3. Consul Connect: Consul is a service mesh and service discovery tool developed by HashiCorp. It provides features like service registration and discovery, distributed key-value store, and security capabilities.

  4. AWS App Mesh: AWS App Mesh is a service mesh offered by Amazon Web Services. It integrates with other AWS services and provides features like traffic management, observability, and security for applications running on the AWS platform.

  5. Azure Service Fabric Mesh: Azure Service Fabric Mesh is a fully managed service mesh offered by Microsoft Azure. It allows developers to build and deploy microservices-based applications and provides features like service discovery, load balancing, and automatic scaling.

In this blog, we will be trying Consul by Hashicorp over your local minikube cluster.

We'll deploy a Consul datacenter onto a minikube cluster. After deploying Consul, we'll interact with Consul using the CLI, UI, and API. Finally, we will deploy two services that use Consul to discover and communicate with each other.


-- Minikube cluster over your local machine.

-- Consul configuration

Minikube installation ::

minikube is local Kubernetes, focusing on making it easy to learn and develop for Kubernetes.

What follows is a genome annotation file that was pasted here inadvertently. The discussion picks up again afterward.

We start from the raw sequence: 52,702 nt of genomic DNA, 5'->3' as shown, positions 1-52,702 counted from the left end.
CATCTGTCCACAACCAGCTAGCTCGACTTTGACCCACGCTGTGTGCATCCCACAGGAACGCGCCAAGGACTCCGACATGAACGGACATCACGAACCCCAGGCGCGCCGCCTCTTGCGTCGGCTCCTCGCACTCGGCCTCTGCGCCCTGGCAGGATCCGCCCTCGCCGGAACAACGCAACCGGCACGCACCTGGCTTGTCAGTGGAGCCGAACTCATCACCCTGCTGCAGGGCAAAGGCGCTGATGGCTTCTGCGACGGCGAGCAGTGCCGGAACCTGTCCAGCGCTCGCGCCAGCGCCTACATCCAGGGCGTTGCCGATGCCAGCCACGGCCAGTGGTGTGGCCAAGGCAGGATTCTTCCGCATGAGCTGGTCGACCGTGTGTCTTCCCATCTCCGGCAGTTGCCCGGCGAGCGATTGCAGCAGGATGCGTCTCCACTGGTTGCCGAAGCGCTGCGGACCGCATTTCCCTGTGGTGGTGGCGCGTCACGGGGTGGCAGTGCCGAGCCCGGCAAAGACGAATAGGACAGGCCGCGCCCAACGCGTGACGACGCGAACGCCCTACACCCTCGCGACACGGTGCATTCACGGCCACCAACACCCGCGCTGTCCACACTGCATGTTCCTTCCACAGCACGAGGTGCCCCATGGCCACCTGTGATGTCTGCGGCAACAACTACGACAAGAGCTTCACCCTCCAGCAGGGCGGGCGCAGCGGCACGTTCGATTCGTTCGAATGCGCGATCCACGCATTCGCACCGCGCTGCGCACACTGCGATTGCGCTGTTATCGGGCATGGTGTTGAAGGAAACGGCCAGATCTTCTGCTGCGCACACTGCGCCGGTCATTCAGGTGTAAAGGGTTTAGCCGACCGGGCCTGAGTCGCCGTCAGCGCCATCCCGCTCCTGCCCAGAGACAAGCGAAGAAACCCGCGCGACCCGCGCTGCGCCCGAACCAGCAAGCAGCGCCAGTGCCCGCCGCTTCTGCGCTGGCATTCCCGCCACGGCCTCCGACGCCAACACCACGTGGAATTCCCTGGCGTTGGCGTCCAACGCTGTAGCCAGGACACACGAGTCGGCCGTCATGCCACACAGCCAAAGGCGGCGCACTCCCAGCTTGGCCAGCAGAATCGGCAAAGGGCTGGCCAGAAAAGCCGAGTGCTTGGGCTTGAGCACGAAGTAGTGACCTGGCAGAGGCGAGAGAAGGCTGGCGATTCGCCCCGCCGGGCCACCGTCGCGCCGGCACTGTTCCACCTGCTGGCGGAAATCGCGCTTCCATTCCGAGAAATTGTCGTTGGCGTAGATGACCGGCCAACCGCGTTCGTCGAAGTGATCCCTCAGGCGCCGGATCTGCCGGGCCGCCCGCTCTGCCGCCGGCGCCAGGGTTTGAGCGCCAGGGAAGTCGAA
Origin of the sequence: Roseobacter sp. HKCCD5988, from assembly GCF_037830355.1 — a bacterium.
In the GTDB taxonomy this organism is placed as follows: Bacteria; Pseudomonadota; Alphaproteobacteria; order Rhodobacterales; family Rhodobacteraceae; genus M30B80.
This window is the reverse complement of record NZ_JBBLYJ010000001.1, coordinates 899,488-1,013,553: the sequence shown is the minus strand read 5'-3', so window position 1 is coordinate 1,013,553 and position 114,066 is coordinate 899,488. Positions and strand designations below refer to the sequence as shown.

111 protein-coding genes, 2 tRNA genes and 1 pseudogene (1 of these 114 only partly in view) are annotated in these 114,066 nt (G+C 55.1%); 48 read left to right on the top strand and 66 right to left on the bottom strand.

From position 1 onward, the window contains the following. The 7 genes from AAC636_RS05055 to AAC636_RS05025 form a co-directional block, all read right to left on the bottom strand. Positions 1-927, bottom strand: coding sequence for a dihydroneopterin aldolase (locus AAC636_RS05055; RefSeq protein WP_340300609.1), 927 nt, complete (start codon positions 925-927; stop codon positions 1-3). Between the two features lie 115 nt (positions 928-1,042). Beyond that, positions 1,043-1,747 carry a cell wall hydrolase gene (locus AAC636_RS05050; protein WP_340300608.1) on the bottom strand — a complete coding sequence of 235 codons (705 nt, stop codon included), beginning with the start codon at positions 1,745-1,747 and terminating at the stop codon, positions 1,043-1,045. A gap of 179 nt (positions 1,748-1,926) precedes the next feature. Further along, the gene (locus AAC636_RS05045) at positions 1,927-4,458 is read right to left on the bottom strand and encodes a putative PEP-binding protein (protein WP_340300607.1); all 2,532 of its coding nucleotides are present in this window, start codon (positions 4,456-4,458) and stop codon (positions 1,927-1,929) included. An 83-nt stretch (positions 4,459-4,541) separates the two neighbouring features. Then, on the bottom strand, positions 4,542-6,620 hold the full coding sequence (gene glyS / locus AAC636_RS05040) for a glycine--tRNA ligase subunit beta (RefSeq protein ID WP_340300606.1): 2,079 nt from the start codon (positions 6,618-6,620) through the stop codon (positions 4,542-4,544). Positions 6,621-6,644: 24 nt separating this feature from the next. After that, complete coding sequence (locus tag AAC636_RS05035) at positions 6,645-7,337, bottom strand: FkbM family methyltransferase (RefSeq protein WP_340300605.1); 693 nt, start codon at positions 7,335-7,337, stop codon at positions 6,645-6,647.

Official Documentation -

Step 1 - Get the package from the above link and install the package,

Step 2 - Start minikube and set the alias (docker services must be up and running),

Step 3 - As we check those pods are running, check minikube dashboard by running "minikube dashboard"

This will ensure your minikube is successfully installed,

Consul configuration::

Documentation -

From the below steps, we will create a local Kubernetes cluster with minikube, then deploy a Consul data centre to our minikube cluster with HashiCorp’s official Helm chart or the Consul K8S CLI. After deploying Consul, you will interact with Consul using the CLI, UI, and/or API. You will then deploy two services that use Consul to discover and communicate with each other.

Step 1 : minikube start --profile dc1 --memory 4096 --kubernetes-version=v1.22.0

Step 2: To customize your deployment, create values.yaml file to customization your Consul deployment

values.yaml -

Step 3: We need to deploy a complete Consul data center in your Kubernetes cluster using the official Consul Helm chart or the Consul K8S CLI.

In case of helm install,

$ curl -fsSL -o
$ chmod 700
$ ./

Validate pods by kubectl get pods --namespace consul

Step 4: Configure your CLI to interact with the Consul cluster,